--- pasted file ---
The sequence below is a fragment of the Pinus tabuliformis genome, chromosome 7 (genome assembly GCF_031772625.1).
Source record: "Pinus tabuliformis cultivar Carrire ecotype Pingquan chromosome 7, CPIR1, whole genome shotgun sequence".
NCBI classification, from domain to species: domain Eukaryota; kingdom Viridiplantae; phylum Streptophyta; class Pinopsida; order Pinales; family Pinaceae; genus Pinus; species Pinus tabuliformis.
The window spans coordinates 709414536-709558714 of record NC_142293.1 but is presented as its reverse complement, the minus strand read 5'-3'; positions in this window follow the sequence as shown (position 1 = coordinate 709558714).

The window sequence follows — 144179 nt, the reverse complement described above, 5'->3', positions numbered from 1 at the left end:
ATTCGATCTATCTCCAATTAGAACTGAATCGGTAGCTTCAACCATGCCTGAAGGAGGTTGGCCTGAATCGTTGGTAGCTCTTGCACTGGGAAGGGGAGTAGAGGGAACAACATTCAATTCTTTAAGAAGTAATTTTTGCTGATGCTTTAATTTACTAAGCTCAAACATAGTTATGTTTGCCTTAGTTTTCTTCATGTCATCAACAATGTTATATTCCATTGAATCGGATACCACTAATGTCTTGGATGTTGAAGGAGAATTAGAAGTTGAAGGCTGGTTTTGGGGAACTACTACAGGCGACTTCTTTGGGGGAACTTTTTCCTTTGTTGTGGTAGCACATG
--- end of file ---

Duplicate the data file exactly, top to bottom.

The sequence below is a fragment of the Pinus tabuliformis genome, chromosome 7 (genome assembly GCF_031772625.1).
Source record: "Pinus tabuliformis cultivar Carrire ecotype Pingquan chromosome 7, CPIR1, whole genome shotgun sequence".
NCBI classification, from domain to species: domain Eukaryota; kingdom Viridiplantae; phylum Streptophyta; class Pinopsida; order Pinales; family Pinaceae; genus Pinus; species Pinus tabuliformis.
The window spans coordinates 709414536-709558714 of record NC_142293.1 but is presented as its reverse complement, the minus strand read 5'-3'; positions in this window follow the sequence as shown (position 1 = coordinate 709558714).

The window sequence follows — 144179 nt, the reverse complement described above, 5'->3', positions numbered from 1 at the left end:
ATTCGATCTATCTCCAATTAGAACTGAATCGGTAGCTTCAACCATGCCTGAAGGAGGTTGGCCTGAATCGTTGGTAGCTCTTGCACTGGGAAGGGGAGTAGAGGGAACAACATTCAATTCTTTAAGAAGTAATTTTTGCTGATGCTTTAATTTACTAAGCTCAAACATAGTTATGTTTGCCTTAGTTTTCTTCATGTCATCAACAATGTTATATTCCATTGAATCGGATACCACTAATGTCTTGGATGTTGAAGGAGAATTAGAAGTTGAAGGCTGGTTTTGGGGAACTACTACAGGCGACTTCTTTGGGGGAACTTTTTCCTTTGTTGTGGTAGCACATG